Governor Nikki Haley of South Carolina announced she will tap Congressman Tim Scott for South Carolina’s vacant Senate seat. Rep. Scott’s appointment will make him the first black senator from the South since the 19th Century.

The Senate seat became vacant after Sen. Jim DeMint announced he was stepping down to take on a leadership role at the Heritage Foundation in January, causing many to wonder who Gov. Haley would pick to fill the vacancy.

After a lot of debate,  Gov. Haley ended the speculation today when she announced that she was appointing Rep. Scott.

“It is with great pleasure that I am announcing our next U.S. senator to be Congressman Tim Scott,” Gov. Haley said. “I am strongly convinced that the entire state understands that this is the right U.S. senator for our state and our country.”

Rep. Scott, who was raised in a single-parent household, credited his mother’s guidance for positively affecting his life.

“I am thankful for a strong mom that understood that love sometimes comes at the end of a switch,” Scott said.

Rep. Scott will have to defend his Senate seat in 2014 as apart of a special election, and if he wins, he’ll have to defend it again in 2016.

South Carolina’s senior Senator, Lindsay Graham, said Rep. Scott’s appointment—as well as having a black senator represent his state—was long overdue.

“This is a day that’s been long in the making in South Carolina,” Graham said. “And I’m glad to see it come.”

Rep. Scott, a staunch Conservative, was first elected to the House of Representatives in 2010. And according to the Washington Post, he will become “the seventh African-American to serve in the Senate and the first black senator from the South since the 1880s.”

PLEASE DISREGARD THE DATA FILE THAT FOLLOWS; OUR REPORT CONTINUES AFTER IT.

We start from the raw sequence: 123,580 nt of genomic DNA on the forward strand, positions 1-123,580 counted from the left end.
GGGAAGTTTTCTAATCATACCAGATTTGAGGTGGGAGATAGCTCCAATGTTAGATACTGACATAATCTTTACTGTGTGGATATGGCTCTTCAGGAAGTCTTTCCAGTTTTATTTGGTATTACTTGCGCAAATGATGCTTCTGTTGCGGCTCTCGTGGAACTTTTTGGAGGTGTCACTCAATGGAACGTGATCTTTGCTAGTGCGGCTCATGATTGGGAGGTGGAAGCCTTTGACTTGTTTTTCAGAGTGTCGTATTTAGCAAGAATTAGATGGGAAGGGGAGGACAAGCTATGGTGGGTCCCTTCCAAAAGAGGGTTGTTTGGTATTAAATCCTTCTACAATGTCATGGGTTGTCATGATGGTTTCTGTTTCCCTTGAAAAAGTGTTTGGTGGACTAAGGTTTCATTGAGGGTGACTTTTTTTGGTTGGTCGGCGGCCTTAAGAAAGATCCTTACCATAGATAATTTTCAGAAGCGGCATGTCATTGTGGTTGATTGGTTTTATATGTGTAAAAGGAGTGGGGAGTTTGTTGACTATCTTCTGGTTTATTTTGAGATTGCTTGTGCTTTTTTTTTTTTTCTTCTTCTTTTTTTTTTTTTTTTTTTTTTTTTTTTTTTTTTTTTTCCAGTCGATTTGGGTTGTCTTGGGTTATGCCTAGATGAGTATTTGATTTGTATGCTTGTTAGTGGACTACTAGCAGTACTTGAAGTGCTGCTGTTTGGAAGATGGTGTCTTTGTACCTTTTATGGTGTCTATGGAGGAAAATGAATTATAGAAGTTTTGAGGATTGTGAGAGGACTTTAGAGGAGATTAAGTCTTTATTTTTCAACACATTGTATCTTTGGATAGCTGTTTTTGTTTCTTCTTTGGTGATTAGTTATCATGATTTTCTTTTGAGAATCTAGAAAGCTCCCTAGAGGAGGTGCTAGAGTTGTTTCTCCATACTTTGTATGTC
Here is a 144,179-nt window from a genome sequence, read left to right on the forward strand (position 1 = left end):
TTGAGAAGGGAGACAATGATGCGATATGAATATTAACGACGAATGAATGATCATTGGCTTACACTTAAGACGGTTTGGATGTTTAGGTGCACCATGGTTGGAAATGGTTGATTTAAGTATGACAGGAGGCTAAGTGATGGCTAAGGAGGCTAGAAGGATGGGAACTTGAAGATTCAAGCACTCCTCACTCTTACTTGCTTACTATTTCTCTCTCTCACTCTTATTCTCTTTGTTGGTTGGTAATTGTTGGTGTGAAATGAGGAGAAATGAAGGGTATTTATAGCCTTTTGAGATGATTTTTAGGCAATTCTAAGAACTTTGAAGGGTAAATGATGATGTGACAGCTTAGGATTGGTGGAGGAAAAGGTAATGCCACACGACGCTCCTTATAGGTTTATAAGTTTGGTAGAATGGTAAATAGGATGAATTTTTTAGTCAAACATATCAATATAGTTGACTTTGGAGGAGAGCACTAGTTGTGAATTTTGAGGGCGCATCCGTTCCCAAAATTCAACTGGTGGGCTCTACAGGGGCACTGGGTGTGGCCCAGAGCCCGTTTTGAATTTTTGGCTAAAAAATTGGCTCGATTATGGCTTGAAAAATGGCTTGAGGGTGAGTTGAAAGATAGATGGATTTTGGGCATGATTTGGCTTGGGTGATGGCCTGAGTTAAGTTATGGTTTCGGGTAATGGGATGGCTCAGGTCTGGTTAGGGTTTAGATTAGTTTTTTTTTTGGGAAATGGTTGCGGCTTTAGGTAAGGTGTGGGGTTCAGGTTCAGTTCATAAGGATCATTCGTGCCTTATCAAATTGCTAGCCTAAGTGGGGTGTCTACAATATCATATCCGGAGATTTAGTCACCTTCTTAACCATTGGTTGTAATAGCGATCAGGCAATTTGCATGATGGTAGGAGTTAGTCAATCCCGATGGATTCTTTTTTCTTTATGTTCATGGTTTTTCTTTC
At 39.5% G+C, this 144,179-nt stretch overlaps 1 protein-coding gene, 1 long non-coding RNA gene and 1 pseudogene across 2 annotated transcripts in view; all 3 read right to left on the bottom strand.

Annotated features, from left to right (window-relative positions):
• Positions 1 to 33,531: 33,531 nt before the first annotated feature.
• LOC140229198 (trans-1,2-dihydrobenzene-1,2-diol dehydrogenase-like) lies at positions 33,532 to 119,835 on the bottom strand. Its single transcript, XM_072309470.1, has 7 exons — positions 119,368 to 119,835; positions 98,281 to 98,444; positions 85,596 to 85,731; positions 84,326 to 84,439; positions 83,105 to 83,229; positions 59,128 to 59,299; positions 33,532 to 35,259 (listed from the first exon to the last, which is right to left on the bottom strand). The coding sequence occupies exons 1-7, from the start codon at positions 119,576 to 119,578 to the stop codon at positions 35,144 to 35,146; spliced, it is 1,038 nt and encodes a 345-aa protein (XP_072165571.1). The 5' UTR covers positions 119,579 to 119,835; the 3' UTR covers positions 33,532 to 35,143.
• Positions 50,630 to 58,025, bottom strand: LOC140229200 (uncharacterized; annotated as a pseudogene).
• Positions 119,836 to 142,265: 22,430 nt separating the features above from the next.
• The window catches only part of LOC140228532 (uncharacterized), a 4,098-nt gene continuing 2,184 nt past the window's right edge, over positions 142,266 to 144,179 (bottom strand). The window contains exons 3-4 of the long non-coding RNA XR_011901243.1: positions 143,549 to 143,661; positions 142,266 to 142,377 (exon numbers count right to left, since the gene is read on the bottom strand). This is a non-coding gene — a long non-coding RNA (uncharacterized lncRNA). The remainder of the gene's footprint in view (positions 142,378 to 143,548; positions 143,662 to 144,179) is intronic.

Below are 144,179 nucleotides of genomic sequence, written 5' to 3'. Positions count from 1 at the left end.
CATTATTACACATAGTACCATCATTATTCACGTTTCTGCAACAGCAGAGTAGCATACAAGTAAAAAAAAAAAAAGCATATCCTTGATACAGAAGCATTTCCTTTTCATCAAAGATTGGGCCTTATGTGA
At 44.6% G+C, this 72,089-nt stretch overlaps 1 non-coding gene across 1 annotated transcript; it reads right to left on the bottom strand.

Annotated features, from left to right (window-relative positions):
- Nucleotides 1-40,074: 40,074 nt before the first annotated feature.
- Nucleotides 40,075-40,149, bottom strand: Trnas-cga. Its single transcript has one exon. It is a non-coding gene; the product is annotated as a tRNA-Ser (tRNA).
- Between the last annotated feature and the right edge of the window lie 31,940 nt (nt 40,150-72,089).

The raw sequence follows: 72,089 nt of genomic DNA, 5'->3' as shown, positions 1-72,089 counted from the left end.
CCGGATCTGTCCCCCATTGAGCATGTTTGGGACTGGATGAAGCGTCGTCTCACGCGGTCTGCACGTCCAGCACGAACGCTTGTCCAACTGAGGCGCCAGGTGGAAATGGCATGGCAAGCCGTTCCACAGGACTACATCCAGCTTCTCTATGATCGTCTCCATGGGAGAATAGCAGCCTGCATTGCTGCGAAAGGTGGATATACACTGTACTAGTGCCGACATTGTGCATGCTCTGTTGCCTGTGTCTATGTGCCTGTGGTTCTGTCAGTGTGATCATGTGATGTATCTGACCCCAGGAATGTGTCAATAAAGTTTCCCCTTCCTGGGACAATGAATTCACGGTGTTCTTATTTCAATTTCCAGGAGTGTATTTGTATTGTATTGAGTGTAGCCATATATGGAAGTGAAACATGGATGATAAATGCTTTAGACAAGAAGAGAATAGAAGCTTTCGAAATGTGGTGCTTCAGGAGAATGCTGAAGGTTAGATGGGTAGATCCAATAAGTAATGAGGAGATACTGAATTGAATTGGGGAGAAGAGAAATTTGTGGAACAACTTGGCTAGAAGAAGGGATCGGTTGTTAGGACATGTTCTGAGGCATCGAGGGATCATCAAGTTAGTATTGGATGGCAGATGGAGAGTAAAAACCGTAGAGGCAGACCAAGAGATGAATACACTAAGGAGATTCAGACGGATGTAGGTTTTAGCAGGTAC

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  1. Anthony

    Adolph Reed wrote a good piece about Tim Scott in the NY Times today. He said appointing Tim Scott is more about appealing to whites who don’t want to see themselves as racist than any real outreach to African Americans. It is not an accident that Scott was the representative from the Charleston area, an area that sees itself as progressive in terms of white South Carolina politics.

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    • I’m from the Charleston area, since President Obama was elected(twice) the city has gone backward…but this is the first state to secede from the Union(civil war) and Charleston was the forefront of it. Please do not get it twisted this is still SC, very very deep into WHITE HERITAGE as they see it…nothing progressive about it at all

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    • Anthony

      I was raised in SOuth Carolina too.. I said Charleston sees itself as progressive in terms of South Carolina politics, that means that Charleston sees itself as progressive in relation to Greenville or Bamberg, not Cal Berkeley or Ann Arbor. For these folks, electing a Clarence Thomas sort for Congress is progressive.

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